Fascinating stuff. I remember seeing Uncle Bob in person at Lipman's some time around Christmas 1949. You mention that the theme for the Squirrel Cage was "Big Rock Candy Mountain." At some point, however, the program used "The Swiss Woodpecker" as a theme. Recorded by Les Paul, it was Paul's version of a Hawaiian instrumental originally titled "Maui Chimes:" http://www.mp3olimp.net/les-paul-swiss-woodpecker/

    At the program opening, a fanfare lifted from another recording (I suspect either Nat Cole's or Vaughn Monroe's recording of "Ballerina") was spliced onto the front of the "Swiss Woodpecker." The tune was used unadorned at the close of the program.

    Posted on December 1, 2013 - 07:15 AM #
  6. semoochie

    vacuum tube
    Posts: 4,637

    Somehow, I missed this thread last January. It seems ironic that virtually the only person in the world to wear a seatbelt, may have died because of it! Here is some more information on Ginny Tyler: http://disney.wikia.com/wiki/Ginny_Tyler & http://en.wikipedia.org/wiki/Ginny_Tyler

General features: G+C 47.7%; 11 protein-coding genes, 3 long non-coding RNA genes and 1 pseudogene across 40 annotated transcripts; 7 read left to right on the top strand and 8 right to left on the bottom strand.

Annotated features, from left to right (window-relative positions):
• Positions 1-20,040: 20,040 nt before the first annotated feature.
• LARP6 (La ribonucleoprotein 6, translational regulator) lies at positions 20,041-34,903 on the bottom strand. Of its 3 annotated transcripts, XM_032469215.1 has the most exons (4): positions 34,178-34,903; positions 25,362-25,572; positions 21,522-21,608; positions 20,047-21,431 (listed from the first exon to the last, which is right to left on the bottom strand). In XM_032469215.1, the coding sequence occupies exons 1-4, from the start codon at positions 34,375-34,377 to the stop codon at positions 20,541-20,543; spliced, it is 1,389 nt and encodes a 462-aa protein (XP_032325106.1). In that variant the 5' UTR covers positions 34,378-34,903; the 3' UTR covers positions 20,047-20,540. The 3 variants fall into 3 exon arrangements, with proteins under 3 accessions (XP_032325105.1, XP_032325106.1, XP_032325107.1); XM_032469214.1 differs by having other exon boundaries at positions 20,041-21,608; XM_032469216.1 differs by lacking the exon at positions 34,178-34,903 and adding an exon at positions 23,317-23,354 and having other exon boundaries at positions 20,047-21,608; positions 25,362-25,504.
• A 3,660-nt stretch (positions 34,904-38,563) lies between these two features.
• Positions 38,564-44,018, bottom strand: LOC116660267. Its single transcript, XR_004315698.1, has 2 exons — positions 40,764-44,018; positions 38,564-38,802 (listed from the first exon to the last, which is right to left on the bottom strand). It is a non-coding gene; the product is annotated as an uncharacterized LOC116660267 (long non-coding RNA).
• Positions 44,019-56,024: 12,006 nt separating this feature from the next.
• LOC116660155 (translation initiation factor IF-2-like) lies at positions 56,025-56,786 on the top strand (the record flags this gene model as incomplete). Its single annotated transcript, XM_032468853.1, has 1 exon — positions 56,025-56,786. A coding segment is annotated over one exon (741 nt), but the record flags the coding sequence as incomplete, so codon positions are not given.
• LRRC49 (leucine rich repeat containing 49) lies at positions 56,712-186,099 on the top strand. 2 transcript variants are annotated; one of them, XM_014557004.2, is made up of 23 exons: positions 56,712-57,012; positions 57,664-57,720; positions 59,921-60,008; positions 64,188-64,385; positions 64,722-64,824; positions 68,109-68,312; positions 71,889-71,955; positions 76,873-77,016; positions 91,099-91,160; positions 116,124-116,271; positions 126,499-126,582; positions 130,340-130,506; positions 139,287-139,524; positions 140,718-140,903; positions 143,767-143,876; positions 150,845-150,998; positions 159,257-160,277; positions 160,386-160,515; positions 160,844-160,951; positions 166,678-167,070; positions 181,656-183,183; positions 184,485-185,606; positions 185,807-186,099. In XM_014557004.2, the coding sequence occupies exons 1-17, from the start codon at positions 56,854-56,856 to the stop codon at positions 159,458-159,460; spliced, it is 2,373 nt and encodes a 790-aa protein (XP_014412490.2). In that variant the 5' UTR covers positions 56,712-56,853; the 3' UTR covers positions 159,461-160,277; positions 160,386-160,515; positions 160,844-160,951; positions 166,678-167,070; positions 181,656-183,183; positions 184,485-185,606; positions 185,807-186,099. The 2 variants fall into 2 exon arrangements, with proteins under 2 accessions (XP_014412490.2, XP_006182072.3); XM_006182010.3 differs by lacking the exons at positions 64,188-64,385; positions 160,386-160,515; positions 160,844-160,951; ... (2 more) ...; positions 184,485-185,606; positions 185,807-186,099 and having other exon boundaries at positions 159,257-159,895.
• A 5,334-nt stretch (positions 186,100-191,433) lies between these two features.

Posted on December 1, 2013 - 03:50 PM #
  7. 77dx: Thanks for that information. Just as in Television, some Radio show theme songs changed from season to season. The theme information found was not part of an over all written history, it was mentioned in 1948. Uncle Bob also had so many radio shows, you could be remembering one of those.

    Posted on December 1, 2013 - 10:27 PM #
  8. 77dx

    new electron
    Posts: 2

    Actually, it was through this thread that I learned Bob Amsberry had other shows. I knew only of his "Squirrel Cage" program to which my sister and I were avid listeners weekday afternoons from 1948 through about 1951. I remember being quite delighted on one occasion when he identified the "Swiss Woodpecker" and played it all the way through in response to listener requests. A few years later I purchased a copy when it became available on a 45 rpm E.P. I'm sure clicking on the link I previously cited will bring a smile of recognition to the face of most of my contemporaries. LOL